July 10, 1785|
Anson County, North Carolina
|Died||December 5, 1864
|Known for||Namesake of Pace's Ferry, Battle of Pace's Ferry, and Pace's Ferry Road in Atlanta|
Hardy Pace (July 10, 1785 – December 5, 1864) was an American ferryman, miller, and early settler of Atlanta, Georgia. He is the namesake of Pace's Ferry, an important ferry in the 19th century; and Pace's Ferry Road, a major road in north Atlanta.
Early life and ferry
Pace was born in 1785 in Anson County, North Carolina to Stephen Pace and Catherine Gatewood Buchanan. In 1809, he moved to north Georgia. The area he settled is known today as Vinings, Georgia, but at the time was known as (Pace's) Crossroads and, later, Paces (now a neighborhood of Buckhead). By the 1830s, Pace had established a ferry service on the Chattahoochee River which connected north Georgia and Chattanooga. His ferry business was highly successful, and Pace became a significant landowner in the Vinings area, accumulating 10,000 acres by some estimates. He also expanded into other businesses, including a gristmill (Pace's Mill), farm, and tavern, and owned more than 20 slaves. Pace married Lucy Kirksey (1786 – 1842) and they had five children: Karen, Parenthia, Catherine Gatewood, Solomon, and Bushrod.
Civil War and the Pace House
On July 5, 1864, Pace's ferry was the site of a Civil War battle and Union victory. Following the battle, Union General William T. Sherman and his troops spent 11 days in the Vinings area preparing for the Battle of Atlanta. During this time, General Oliver O. Howard set up his headquarters in Pace's home. The home was once believed to have also served as a hospital for wounded soldiers following the Battle of Atlanta, but this theory is now disputed.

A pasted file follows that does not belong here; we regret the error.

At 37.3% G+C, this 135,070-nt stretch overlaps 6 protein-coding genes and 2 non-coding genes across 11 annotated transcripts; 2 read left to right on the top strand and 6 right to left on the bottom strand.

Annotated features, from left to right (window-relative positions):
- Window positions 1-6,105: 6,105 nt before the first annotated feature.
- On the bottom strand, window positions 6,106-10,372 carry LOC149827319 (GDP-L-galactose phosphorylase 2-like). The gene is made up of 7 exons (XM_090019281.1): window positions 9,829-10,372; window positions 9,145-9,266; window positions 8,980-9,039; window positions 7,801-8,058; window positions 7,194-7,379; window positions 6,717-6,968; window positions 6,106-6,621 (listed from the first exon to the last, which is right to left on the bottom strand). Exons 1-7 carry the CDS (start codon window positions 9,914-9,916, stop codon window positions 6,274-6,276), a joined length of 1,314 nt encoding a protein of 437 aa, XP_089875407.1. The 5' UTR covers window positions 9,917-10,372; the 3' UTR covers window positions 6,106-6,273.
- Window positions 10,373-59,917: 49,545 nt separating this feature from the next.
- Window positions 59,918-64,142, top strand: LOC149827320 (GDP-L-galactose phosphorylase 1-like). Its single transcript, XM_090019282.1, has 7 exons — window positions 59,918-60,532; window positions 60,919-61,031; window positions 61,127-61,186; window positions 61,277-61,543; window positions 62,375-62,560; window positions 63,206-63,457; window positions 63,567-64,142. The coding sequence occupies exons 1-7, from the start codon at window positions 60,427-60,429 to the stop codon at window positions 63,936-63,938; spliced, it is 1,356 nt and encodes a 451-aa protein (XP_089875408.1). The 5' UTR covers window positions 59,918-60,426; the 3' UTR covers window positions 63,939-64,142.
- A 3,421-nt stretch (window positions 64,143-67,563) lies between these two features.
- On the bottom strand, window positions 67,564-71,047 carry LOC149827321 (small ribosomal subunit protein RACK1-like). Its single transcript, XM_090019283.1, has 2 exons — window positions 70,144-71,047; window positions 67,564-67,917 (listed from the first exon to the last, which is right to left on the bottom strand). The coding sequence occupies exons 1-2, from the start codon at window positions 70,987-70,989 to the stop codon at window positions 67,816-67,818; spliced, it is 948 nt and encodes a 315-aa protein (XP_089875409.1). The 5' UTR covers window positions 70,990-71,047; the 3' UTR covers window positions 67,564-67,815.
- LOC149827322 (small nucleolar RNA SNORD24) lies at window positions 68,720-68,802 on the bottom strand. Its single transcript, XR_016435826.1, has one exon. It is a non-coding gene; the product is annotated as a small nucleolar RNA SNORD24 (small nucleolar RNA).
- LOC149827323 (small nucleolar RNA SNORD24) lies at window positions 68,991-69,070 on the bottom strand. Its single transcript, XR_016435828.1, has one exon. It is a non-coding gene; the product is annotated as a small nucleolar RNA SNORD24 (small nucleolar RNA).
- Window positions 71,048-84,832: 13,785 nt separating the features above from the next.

Union soldiers burned down Pace's home following their occupation. Only a set of granite stairs survived the fire. Pace's son, Solomon, rebuilt the home in the same location some time in the late 1860s or early 1870s, after returning to the Vinings area. The home still stands and is maintained by the Vinings Historic Preservation Society. Following renovations in the late 1990s, the home is now used for special events. In 2009, it was added to the National Register of Historic Places.
Death and legacy
When Union troops occupied Pace's home, he and his family fled to Milledgeville, Georgia. Pace died several months later in December 1864. An unverified legend suggests that Pace died of wounds received while defending his home with a shotgun from Union soldiers. He is buried in the Pace family cemetery at the top of Mount Wilkinson, in Vinings.
Several streets in the Atlanta area are named for Hardy Pace, including Paces Ferry Road and Paces Mill Road. A bronze statue of Pace, sculpted by artist Hilarie Johnston, was erected in an office building on Paces Ferry Road in 1987.
- Doyle, Anthony (2008). Vinings Revisited: A Review Of Older Provenance. CreateSpace/Amazon. ISBN 1438221665.
- "Hardy Pace's Res. Howard's Headquarters". Georgia Historical Society. Retrieved September 26, 2012.
- Folsom, Geoff (December 23, 2011). "Archaeologist hopes to find truth behind historic home". Marietta Daily Journal. Retrieved September 26, 2012.
- "Pace House Seeks National Registry Designation". The Bright Side: Smyrna-Vinings News. Smyrna, GA. February 2009. Retrieved September 26, 2012.
- "The Pace House". Vinings Historic Preservation Society. Retrieved September 26, 2012.
- Franklin M. Garrett (1954). Atlanta and Environs: A Chronicle of Its People and Events. Athens, GA: University of Georgia Press. pp. 108–109.